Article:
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Your Nutrition: Breastfeeding Babies with Food Allergies

You've decided to cut out some or all the top 12 infant food allergies to continue breastfeeding. Your baby will have the nutrients they need to thrive while not being exposed to foods that cause an immune response and the horrible symptoms all parents dread.

But what about you? What about your nutrition?

It goes back to the old motto about putting your oxygen mask on before helping others on a plane. It’s impossible to properly care for your children if you’re not taking care of yourself. It’s realistic and even likely, that removing entire subsets of food from your diet may leave you depleted of proper nutrients.

Here at Free to Feed, we want to explore the possible downsides of removing each of the top twelve infant food allergies and what you can do nutritionally to make up for it. ​

The Number One Baby Food Allergy: Dairy aka Cow’s Milk Protein

Dairy is also known as cow’s milk protein in the infant food allergy world. And all the products created from it are a staple in most women’s diets for calcium, potassium, phosphorus, and vitamins A, D, and B12. Unfortunately, cow’s milk protein can also be incredibly hard for infants to digest, typically making it the first suspect of baby food allergies when symptoms arise.

Many milk alternatives are now available which offer several of the same benefits, including those from pea protein, oats, almonds, and coconut.

The best dietary sources of calcium are:

  • Seeds (chia, sesame, poppy)

  • Beans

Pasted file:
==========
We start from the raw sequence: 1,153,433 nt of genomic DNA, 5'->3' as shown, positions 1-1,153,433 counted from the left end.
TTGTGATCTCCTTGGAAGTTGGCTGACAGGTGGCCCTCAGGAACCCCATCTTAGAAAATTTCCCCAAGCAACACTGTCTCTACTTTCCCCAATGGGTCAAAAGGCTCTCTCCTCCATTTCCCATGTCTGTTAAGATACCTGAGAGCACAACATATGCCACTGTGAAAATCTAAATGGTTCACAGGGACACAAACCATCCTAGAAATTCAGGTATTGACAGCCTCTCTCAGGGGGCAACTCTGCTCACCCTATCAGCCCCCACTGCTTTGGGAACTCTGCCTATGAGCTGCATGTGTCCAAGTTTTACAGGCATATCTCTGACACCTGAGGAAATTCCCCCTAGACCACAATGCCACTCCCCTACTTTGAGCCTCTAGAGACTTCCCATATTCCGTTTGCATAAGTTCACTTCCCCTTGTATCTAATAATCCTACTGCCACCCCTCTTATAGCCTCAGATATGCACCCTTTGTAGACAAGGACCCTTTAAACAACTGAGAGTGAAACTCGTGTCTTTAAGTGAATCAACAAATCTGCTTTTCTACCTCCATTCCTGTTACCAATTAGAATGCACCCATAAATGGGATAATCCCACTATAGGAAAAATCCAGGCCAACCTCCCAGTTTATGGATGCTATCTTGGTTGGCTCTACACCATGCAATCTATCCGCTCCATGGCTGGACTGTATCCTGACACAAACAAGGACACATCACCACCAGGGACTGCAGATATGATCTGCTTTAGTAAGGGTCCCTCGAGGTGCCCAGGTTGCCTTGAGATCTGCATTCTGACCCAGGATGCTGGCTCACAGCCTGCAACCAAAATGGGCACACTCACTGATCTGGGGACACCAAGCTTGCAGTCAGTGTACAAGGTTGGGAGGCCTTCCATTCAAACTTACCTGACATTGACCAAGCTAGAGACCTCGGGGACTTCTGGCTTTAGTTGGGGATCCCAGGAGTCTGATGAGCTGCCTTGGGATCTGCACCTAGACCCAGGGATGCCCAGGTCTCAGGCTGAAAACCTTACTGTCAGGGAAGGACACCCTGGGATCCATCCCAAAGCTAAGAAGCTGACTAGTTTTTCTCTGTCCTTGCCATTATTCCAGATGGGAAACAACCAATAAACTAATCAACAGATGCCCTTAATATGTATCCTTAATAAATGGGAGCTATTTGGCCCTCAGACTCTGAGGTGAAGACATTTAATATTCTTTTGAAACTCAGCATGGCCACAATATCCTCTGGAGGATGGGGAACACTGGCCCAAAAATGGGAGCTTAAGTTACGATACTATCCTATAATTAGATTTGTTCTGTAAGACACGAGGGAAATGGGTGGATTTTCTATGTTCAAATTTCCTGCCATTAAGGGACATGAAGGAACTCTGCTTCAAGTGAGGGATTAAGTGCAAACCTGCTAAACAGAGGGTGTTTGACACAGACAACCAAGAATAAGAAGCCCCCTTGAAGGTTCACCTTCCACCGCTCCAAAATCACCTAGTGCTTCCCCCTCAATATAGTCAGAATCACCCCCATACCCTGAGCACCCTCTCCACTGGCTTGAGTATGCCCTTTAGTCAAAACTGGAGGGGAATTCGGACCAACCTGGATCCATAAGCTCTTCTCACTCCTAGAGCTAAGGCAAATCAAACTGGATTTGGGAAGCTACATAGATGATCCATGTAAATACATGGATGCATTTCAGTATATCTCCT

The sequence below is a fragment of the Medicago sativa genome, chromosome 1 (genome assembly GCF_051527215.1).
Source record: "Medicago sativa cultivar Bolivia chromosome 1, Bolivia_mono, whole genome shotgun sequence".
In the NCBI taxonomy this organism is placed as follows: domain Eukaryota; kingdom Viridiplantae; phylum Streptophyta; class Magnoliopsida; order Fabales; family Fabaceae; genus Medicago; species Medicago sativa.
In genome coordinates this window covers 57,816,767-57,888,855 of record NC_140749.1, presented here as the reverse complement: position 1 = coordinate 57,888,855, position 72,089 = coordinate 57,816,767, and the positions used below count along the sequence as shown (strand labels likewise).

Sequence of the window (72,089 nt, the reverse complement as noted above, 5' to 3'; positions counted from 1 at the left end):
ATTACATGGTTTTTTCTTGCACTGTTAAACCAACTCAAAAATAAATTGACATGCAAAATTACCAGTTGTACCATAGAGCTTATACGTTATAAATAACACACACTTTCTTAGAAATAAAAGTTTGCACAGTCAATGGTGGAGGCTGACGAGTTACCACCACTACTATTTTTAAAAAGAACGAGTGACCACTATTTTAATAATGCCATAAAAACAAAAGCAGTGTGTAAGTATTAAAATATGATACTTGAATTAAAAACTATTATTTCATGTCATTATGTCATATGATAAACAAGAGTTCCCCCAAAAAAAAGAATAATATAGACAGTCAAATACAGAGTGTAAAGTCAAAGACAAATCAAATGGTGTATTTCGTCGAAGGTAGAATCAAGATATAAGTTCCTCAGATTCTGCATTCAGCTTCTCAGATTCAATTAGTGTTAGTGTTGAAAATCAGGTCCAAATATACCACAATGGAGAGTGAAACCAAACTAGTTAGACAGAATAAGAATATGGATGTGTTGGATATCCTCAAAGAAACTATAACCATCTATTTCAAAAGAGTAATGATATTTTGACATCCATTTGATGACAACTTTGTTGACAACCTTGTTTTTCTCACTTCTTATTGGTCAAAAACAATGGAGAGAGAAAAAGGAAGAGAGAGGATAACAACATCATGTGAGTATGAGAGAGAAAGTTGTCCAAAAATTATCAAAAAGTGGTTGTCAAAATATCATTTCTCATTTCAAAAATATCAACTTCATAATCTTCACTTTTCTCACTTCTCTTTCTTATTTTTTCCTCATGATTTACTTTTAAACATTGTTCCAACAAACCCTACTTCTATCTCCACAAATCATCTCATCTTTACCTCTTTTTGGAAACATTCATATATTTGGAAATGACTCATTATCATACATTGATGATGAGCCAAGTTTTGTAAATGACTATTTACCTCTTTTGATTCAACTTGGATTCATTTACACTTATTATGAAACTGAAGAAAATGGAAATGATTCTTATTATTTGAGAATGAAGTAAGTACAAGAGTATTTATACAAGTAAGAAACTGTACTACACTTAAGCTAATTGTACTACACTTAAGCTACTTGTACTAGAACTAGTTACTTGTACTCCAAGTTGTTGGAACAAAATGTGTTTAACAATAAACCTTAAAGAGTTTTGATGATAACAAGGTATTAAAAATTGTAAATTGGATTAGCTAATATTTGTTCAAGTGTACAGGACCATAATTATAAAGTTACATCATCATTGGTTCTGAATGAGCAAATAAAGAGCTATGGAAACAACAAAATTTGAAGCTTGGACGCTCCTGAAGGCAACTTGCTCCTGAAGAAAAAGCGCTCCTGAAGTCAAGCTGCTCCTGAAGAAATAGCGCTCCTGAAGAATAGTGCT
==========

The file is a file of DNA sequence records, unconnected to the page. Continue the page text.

• Dark leafy greens

  • Figs

  • Almonds

Plus, foods such as sweet potatoes, white beans, beets, spinach, and bananas can be great substitutes for obtaining many of the nutrients found in milk.


Soybeans are high in protein, vitamin C, folate, iron, and magnesium. Unfortunately, these nutrients can be significantly reduced depending on how the plant is processed. The best alternative to find these vitamins and minerals (plus more!) is avocado. This funny fruit contains vitamins C, E, K, and B6 in addition to folate, magnesium, and potassium. While it does not contain high levels of protein, it’s a great source of healthy fats.


Interestingly, eggs are one of the few foods which naturally contain vitamin D. Lutein and zeaxanthin are also found in eggs and these carotenoids are essential for eye health.

Top foods with these three nutrients consist of:

  • Kale

  • Spinach

  • Swiss chard

  • Green peas


If you look specifically at whole wheat, you will find that it provides selenium, manganese, phosphorus, copper, and more important nutrients for breastfeeding parents.

Let’s dig into selenium since we haven’t covered it yet. This mineral is vital to a healthy metabolism and thyroid function as well as containing protective properties from oxidative stress.

Other ways to get selenium in your diet while breastfeeding your baby with food allergies or intolerances are from meat sources.

Meats high in selenium include:

  • Pork

  • Beef

  • Turkey

  • Chicken


Corn is considered a cereal grain and vegetable. Corn is often refined and put in other products like tortillas, chips, cornflour, and oil. Refined corn changes the nutrients and vitamin components when processed.

Whole grain corn is rich in fiber, carbohydrates, and contains many vitamins and nutrients including:

  • Fiber

  • Magnesium

  • Zinc

  • Vitamin B6